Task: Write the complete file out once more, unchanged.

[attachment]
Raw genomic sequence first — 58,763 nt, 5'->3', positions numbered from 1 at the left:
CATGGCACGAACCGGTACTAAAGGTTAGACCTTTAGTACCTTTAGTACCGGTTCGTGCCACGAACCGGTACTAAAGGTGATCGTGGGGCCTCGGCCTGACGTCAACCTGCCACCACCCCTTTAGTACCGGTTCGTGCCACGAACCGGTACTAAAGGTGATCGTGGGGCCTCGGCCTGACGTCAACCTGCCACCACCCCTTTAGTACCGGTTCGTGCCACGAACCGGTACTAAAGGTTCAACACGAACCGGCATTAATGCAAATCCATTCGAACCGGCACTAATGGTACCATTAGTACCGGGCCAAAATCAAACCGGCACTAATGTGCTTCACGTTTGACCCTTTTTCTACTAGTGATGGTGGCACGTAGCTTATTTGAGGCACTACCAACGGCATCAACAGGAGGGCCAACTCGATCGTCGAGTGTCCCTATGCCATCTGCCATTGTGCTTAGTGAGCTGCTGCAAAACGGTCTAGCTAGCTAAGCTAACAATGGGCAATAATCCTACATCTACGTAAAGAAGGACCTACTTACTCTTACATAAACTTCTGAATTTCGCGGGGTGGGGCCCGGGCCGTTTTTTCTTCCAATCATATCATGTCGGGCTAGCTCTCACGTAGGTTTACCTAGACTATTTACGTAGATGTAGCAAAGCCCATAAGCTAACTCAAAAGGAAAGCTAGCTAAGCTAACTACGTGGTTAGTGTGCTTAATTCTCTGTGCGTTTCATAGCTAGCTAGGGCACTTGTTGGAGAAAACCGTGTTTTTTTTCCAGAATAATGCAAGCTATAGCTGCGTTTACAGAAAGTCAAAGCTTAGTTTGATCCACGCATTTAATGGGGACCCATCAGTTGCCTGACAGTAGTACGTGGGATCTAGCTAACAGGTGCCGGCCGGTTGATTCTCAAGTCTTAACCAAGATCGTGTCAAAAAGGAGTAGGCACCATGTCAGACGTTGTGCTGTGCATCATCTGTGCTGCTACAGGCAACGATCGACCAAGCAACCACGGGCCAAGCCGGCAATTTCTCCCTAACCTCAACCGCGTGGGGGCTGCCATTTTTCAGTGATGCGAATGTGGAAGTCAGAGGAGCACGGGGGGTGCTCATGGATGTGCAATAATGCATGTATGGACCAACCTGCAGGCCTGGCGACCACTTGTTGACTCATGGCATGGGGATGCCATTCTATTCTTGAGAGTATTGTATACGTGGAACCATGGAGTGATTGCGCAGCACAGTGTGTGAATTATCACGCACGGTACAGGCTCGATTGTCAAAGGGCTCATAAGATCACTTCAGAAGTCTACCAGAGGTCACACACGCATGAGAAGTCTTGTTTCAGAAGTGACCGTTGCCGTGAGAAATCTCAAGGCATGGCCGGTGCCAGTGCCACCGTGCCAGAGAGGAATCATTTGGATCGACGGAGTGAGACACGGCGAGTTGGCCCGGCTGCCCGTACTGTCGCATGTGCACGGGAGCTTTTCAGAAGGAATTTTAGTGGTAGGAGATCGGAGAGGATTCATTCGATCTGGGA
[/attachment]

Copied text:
Raw genomic sequence first — 58,763 nt, 5'->3', positions numbered from 1 at the left:
CATGGCACGAACCGGTACTAAAGGTTAGACCTTTAGTACCTTTAGTACCGGTTCGTGCCACGAACCGGTACTAAAGGTGATCGTGGGGCCTCGGCCTGACGTCAACCTGCCACCACCCCTTTAGTACCGGTTCGTGCCACGAACCGGTACTAAAGGTGATCGTGGGGCCTCGGCCTGACGTCAACCTGCCACCACCCCTTTAGTACCGGTTCGTGCCACGAACCGGTACTAAAGGTTCAACACGAACCGGCATTAATGCAAATCCATTCGAACCGGCACTAATGGTACCATTAGTACCGGGCCAAAATCAAACCGGCACTAATGTGCTTCACGTTTGACCCTTTTTCTACTAGTGATGGTGGCACGTAGCTTATTTGAGGCACTACCAACGGCATCAACAGGAGGGCCAACTCGATCGTCGAGTGTCCCTATGCCATCTGCCATTGTGCTTAGTGAGCTGCTGCAAAACGGTCTAGCTAGCTAAGCTAACAATGGGCAATAATCCTACATCTACGTAAAGAAGGACCTACTTACTCTTACATAAACTTCTGAATTTCGCGGGGTGGGGCCCGGGCCGTTTTTTCTTCCAATCATATCATGTCGGGCTAGCTCTCACGTAGGTTTACCTAGACTATTTACGTAGATGTAGCAAAGCCCATAAGCTAACTCAAAAGGAAAGCTAGCTAAGCTAACTACGTGGTTAGTGTGCTTAATTCTCTGTGCGTTTCATAGCTAGCTAGGGCACTTGTTGGAGAAAACCGTGTTTTTTTTCCAGAATAATGCAAGCTATAGCTGCGTTTACAGAAAGTCAAAGCTTAGTTTGATCCACGCATTTAATGGGGACCCATCAGTTGCCTGACAGTAGTACGTGGGATCTAGCTAACAGGTGCCGGCCGGTTGATTCTCAAGTCTTAACCAAGATCGTGTCAAAAAGGAGTAGGCACCATGTCAGACGTTGTGCTGTGCATCATCTGTGCTGCTACAGGCAACGATCGACCAAGCAACCACGGGCCAAGCCGGCAATTTCTCCCTAACCTCAACCGCGTGGGGGCTGCCATTTTTCAGTGATGCGAATGTGGAAGTCAGAGGAGCACGGGGGGTGCTCATGGATGTGCAATAATGCATGTATGGACCAACCTGCAGGCCTGGCGACCACTTGTTGACTCATGGCATGGGGATGCCATTCTATTCTTGAGAGTATTGTATACGTGGAACCATGGAGTGATTGCGCAGCACAGTGTGTGAATTATCACGCACGGTACAGGCTCGATTGTCAAAGGGCTCATAAGATCACTTCAGAAGTCTACCAGAGGTCACACACGCATGAGAAGTCTTGTTTCAGAAGTGACCGTTGCCGTGAGAAATCTCAAGGCATGGCCGGTGCCAGTGCCACCGTGCCAGAGAGGAATCATTTGGATCGACGGAGTGAGACACGGCGAGTTGGCCCGGCTGCCCGTACTGTCGCATGTGCACGGGAGCTTTTCAGAAGGAATTTTAGTGGTAGGAGATCGGAGAGGATTCATTCGATCTGGGA